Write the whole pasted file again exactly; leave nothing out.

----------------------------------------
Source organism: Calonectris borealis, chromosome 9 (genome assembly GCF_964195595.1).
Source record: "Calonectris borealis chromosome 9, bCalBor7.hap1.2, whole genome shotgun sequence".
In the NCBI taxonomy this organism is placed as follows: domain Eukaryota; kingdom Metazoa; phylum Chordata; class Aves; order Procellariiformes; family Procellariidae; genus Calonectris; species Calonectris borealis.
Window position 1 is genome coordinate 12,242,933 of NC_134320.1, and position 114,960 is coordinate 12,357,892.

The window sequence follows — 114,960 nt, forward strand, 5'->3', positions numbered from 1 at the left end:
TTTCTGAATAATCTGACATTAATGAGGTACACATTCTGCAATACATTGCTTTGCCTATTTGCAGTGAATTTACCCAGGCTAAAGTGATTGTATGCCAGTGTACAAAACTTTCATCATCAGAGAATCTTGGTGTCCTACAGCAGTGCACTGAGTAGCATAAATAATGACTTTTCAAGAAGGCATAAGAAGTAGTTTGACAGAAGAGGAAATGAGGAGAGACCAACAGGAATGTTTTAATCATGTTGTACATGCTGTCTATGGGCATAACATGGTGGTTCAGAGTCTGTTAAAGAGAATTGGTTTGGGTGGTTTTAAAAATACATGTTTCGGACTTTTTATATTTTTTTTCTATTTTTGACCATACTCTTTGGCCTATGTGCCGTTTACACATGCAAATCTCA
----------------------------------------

Source organism: Calonectris borealis, chromosome 9 (genome assembly GCF_964195595.1).
Source record: "Calonectris borealis chromosome 9, bCalBor7.hap1.2, whole genome shotgun sequence".
In the NCBI taxonomy this organism is placed as follows: domain Eukaryota; kingdom Metazoa; phylum Chordata; class Aves; order Procellariiformes; family Procellariidae; genus Calonectris; species Calonectris borealis.
Window position 1 is genome coordinate 12,242,933 of NC_134320.1, and position 114,960 is coordinate 12,357,892.

The window sequence follows — 114,960 nt, forward strand, 5'->3', positions numbered from 1 at the left end:
TTTCTGAATAATCTGACATTAATGAGGTACACATTCTGCAATACATTGCTTTGCCTATTTGCAGTGAATTTACCCAGGCTAAAGTGATTGTATGCCAGTGTACAAAACTTTCATCATCAGAGAATCTTGGTGTCCTACAGCAGTGCACTGAGTAGCATAAATAATGACTTTTCAAGAAGGCATAAGAAGTAGTTTGACAGAAGAGGAAATGAGGAGAGACCAACAGGAATGTTTTAATCATGTTGTACATGCTGTCTATGGGCATAACATGGTGGTTCAGAGTCTGTTAAAGAGAATTGGTTTGGGTGGTTTTAAAAATACATGTTTCGGACTTTTTATATTTTTTTTCTATTTTTGACCATACTCTTTGGCCTATGTGCCGTTTACACATGCAAATCTCA